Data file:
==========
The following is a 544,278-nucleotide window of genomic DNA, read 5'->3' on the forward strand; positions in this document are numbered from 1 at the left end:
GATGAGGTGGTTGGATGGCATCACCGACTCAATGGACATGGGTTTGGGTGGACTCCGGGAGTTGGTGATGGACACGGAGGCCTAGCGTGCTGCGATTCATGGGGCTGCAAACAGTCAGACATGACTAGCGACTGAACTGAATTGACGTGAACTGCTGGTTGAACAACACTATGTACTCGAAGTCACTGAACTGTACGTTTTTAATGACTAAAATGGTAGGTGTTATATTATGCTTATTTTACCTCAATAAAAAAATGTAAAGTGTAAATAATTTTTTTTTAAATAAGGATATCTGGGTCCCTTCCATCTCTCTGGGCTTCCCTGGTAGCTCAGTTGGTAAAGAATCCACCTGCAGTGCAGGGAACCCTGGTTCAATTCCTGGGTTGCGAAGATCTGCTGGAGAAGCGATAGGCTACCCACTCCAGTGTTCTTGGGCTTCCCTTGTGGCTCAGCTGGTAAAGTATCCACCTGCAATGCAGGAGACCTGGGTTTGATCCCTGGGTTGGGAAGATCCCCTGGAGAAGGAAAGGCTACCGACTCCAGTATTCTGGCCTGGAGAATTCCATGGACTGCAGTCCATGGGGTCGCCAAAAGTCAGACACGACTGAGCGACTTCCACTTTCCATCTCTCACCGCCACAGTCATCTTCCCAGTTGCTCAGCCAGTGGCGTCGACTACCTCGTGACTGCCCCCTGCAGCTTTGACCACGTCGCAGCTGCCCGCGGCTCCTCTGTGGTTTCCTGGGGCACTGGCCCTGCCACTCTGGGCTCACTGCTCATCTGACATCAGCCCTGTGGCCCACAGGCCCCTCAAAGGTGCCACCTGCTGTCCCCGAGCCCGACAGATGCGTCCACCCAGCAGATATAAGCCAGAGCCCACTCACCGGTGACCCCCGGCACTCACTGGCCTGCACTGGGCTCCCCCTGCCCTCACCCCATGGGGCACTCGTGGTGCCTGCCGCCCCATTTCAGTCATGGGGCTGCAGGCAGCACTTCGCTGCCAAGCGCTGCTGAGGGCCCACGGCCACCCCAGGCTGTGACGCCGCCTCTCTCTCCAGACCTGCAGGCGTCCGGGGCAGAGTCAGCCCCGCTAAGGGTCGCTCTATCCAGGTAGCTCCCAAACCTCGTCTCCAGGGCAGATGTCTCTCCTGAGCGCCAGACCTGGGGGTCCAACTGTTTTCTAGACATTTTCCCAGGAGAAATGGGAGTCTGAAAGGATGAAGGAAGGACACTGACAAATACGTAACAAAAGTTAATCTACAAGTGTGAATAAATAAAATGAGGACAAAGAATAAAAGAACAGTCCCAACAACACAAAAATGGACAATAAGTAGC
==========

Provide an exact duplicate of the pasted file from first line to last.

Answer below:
The following is a 544,278-nucleotide window of genomic DNA, read 5'->3' on the forward strand; positions in this document are numbered from 1 at the left end:
GATGAGGTGGTTGGATGGCATCACCGACTCAATGGACATGGGTTTGGGTGGACTCCGGGAGTTGGTGATGGACACGGAGGCCTAGCGTGCTGCGATTCATGGGGCTGCAAACAGTCAGACATGACTAGCGACTGAACTGAATTGACGTGAACTGCTGGTTGAACAACACTATGTACTCGAAGTCACTGAACTGTACGTTTTTAATGACTAAAATGGTAGGTGTTATATTATGCTTATTTTACCTCAATAAAAAAATGTAAAGTGTAAATAATTTTTTTTTAAATAAGGATATCTGGGTCCCTTCCATCTCTCTGGGCTTCCCTGGTAGCTCAGTTGGTAAAGAATCCACCTGCAGTGCAGGGAACCCTGGTTCAATTCCTGGGTTGCGAAGATCTGCTGGAGAAGCGATAGGCTACCCACTCCAGTGTTCTTGGGCTTCCCTTGTGGCTCAGCTGGTAAAGTATCCACCTGCAATGCAGGAGACCTGGGTTTGATCCCTGGGTTGGGAAGATCCCCTGGAGAAGGAAAGGCTACCGACTCCAGTATTCTGGCCTGGAGAATTCCATGGACTGCAGTCCATGGGGTCGCCAAAAGTCAGACACGACTGAGCGACTTCCACTTTCCATCTCTCACCGCCACAGTCATCTTCCCAGTTGCTCAGCCAGTGGCGTCGACTACCTCGTGACTGCCCCCTGCAGCTTTGACCACGTCGCAGCTGCCCGCGGCTCCTCTGTGGTTTCCTGGGGCACTGGCCCTGCCACTCTGGGCTCACTGCTCATCTGACATCAGCCCTGTGGCCCACAGGCCCCTCAAAGGTGCCACCTGCTGTCCCCGAGCCCGACAGATGCGTCCACCCAGCAGATATAAGCCAGAGCCCACTCACCGGTGACCCCCGGCACTCACTGGCCTGCACTGGGCTCCCCCTGCCCTCACCCCATGGGGCACTCGTGGTGCCTGCCGCCCCATTTCAGTCATGGGGCTGCAGGCAGCACTTCGCTGCCAAGCGCTGCTGAGGGCCCACGGCCACCCCAGGCTGTGACGCCGCCTCTCTCTCCAGACCTGCAGGCGTCCGGGGCAGAGTCAGCCCCGCTAAGGGTCGCTCTATCCAGGTAGCTCCCAAACCTCGTCTCCAGGGCAGATGTCTCTCCTGAGCGCCAGACCTGGGGGTCCAACTGTTTTCTAGACATTTTCCCAGGAGAAATGGGAGTCTGAAAGGATGAAGGAAGGACACTGACAAATACGTAACAAAAGTTAATCTACAAGTGTGAATAAATAAAATGAGGACAAAGAATAAAAGAACAGTCCCAACAACACAAAAATGGACAATAAGTAGC